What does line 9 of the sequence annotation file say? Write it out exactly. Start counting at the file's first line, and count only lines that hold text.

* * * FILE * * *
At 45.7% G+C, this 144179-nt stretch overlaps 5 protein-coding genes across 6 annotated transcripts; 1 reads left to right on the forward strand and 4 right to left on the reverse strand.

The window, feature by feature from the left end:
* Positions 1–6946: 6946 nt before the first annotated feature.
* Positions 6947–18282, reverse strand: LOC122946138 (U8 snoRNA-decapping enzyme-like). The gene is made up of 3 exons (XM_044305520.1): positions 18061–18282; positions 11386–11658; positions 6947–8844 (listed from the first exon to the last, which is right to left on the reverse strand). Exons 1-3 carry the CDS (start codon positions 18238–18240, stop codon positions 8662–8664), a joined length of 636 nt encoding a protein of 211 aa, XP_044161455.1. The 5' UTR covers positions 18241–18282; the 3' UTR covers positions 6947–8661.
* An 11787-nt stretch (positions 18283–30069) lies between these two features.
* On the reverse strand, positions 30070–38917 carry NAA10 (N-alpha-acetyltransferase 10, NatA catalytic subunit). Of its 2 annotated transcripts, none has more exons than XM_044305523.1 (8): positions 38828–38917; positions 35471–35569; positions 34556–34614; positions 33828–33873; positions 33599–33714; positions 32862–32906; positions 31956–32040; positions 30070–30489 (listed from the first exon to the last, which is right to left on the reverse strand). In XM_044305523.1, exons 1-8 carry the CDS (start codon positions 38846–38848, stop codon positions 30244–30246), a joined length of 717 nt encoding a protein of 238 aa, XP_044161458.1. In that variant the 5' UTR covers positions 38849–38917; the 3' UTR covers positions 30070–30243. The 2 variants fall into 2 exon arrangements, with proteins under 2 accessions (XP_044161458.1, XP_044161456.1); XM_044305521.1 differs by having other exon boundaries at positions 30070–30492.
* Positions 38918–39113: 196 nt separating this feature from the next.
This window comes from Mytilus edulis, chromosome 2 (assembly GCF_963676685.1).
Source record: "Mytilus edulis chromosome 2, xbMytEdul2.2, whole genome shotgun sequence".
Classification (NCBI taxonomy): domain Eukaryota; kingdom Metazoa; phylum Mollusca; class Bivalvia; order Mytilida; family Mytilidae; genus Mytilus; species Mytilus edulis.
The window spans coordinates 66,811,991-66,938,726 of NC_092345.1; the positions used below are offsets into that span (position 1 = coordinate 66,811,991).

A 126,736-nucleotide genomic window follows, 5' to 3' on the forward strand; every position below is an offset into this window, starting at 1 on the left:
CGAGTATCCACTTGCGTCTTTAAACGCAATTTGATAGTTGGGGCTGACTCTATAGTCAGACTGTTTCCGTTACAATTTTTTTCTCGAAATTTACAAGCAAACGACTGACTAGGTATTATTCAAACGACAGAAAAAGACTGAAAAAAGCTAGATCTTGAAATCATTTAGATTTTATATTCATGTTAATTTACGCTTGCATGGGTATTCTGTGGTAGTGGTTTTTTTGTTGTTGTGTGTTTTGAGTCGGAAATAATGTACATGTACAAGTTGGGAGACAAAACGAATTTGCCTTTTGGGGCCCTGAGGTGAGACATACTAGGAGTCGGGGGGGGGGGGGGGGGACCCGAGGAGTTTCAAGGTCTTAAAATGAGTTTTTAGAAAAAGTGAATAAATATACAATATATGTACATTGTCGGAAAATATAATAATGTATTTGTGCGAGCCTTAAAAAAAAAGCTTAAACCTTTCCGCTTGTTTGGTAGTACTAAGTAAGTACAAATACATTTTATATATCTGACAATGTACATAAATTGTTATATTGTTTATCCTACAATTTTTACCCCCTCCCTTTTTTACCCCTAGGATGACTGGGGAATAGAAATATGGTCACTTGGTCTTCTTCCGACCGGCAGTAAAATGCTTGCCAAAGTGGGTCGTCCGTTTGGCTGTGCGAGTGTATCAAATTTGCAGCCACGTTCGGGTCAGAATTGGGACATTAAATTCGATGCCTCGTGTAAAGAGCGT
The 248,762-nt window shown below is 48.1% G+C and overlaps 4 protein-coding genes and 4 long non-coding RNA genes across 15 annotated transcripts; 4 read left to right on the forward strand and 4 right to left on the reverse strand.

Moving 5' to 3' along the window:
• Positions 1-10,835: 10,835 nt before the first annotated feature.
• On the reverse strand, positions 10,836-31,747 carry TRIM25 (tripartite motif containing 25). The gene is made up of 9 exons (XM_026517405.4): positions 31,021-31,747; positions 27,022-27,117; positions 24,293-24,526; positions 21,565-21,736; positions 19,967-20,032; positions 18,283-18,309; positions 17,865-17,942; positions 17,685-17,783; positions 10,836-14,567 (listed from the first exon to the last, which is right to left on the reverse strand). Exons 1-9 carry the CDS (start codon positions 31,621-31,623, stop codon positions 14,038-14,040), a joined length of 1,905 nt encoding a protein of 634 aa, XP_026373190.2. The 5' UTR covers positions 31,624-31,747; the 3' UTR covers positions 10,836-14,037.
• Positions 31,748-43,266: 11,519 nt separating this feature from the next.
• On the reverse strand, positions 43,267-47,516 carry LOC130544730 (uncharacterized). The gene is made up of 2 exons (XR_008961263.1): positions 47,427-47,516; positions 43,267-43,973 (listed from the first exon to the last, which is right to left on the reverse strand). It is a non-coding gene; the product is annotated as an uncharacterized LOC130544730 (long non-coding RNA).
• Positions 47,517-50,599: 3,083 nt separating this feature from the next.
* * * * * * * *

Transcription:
Source record: "Mytilus edulis chromosome 2, xbMytEdul2.2, whole genome shotgun sequence".